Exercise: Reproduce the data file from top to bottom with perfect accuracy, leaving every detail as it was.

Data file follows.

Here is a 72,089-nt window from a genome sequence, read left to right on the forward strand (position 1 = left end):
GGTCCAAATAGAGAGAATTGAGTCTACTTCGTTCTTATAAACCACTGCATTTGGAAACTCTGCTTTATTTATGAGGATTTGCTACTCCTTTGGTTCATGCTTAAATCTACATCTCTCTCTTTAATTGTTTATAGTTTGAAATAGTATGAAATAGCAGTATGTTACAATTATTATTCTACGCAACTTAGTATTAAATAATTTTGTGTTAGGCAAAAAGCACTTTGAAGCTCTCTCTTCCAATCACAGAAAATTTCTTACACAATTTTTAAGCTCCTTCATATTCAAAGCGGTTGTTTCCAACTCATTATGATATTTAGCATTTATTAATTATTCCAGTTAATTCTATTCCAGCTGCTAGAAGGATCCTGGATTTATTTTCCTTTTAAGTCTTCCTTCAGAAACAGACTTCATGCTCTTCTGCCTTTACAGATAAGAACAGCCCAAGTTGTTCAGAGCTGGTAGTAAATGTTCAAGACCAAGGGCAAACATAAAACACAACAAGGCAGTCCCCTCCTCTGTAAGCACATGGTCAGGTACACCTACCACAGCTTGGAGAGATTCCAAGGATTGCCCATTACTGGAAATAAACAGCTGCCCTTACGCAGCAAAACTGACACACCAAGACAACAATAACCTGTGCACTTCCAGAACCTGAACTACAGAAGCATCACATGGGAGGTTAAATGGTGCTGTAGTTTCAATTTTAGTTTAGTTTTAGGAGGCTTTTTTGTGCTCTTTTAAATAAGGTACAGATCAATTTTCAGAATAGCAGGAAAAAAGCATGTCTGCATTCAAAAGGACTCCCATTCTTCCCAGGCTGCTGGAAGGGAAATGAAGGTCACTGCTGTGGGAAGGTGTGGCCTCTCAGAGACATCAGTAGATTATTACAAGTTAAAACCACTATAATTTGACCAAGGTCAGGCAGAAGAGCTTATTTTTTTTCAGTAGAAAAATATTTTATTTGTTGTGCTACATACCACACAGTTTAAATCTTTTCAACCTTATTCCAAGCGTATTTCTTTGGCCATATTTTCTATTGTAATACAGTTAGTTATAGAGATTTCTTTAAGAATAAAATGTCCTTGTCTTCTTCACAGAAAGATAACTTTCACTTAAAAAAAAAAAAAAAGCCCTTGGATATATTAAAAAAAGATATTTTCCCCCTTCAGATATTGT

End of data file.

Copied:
Here is a 72,089-nt window from a genome sequence, read left to right on the forward strand (position 1 = left end):
GGTCCAAATAGAGAGAATTGAGTCTACTTCGTTCTTATAAACCACTGCATTTGGAAACTCTGCTTTATTTATGAGGATTTGCTACTCCTTTGGTTCATGCTTAAATCTACATCTCTCTCTTTAATTGTTTATAGTTTGAAATAGTATGAAATAGCAGTATGTTACAATTATTATTCTACGCAACTTAGTATTAAATAATTTTGTGTTAGGCAAAAAGCACTTTGAAGCTCTCTCTTCCAATCACAGAAAATTTCTTACACAATTTTTAAGCTCCTTCATATTCAAAGCGGTTGTTTCCAACTCATTATGATATTTAGCATTTATTAATTATTCCAGTTAATTCTATTCCAGCTGCTAGAAGGATCCTGGATTTATTTTCCTTTTAAGTCTTCCTTCAGAAACAGACTTCATGCTCTTCTGCCTTTACAGATAAGAACAGCCCAAGTTGTTCAGAGCTGGTAGTAAATGTTCAAGACCAAGGGCAAACATAAAACACAACAAGGCAGTCCCCTCCTCTGTAAGCACATGGTCAGGTACACCTACCACAGCTTGGAGAGATTCCAAGGATTGCCCATTACTGGAAATAAACAGCTGCCCTTACGCAGCAAAACTGACACACCAAGACAACAATAACCTGTGCACTTCCAGAACCTGAACTACAGAAGCATCACATGGGAGGTTAAATGGTGCTGTAGTTTCAATTTTAGTTTAGTTTTAGGAGGCTTTTTTGTGCTCTTTTAAATAAGGTACAGATCAATTTTCAGAATAGCAGGAAAAAAGCATGTCTGCATTCAAAAGGACTCCCATTCTTCCCAGGCTGCTGGAAGGGAAATGAAGGTCACTGCTGTGGGAAGGTGTGGCCTCTCAGAGACATCAGTAGATTATTACAAGTTAAAACCACTATAATTTGACCAAGGTCAGGCAGAAGAGCTTATTTTTTTTCAGTAGAAAAATATTTTATTTGTTGTGCTACATACCACACAGTTTAAATCTTTTCAACCTTATTCCAAGCGTATTTCTTTGGCCATATTTTCTATTGTAATACAGTTAGTTATAGAGATTTCTTTAAGAATAAAATGTCCTTGTCTTCTTCACAGAAAGATAACTTTCACTTAAAAAAAAAAAAAAAGCCCTTGGATATATTAAAAAAAGATATTTTCCCCCTTCAGATATTGT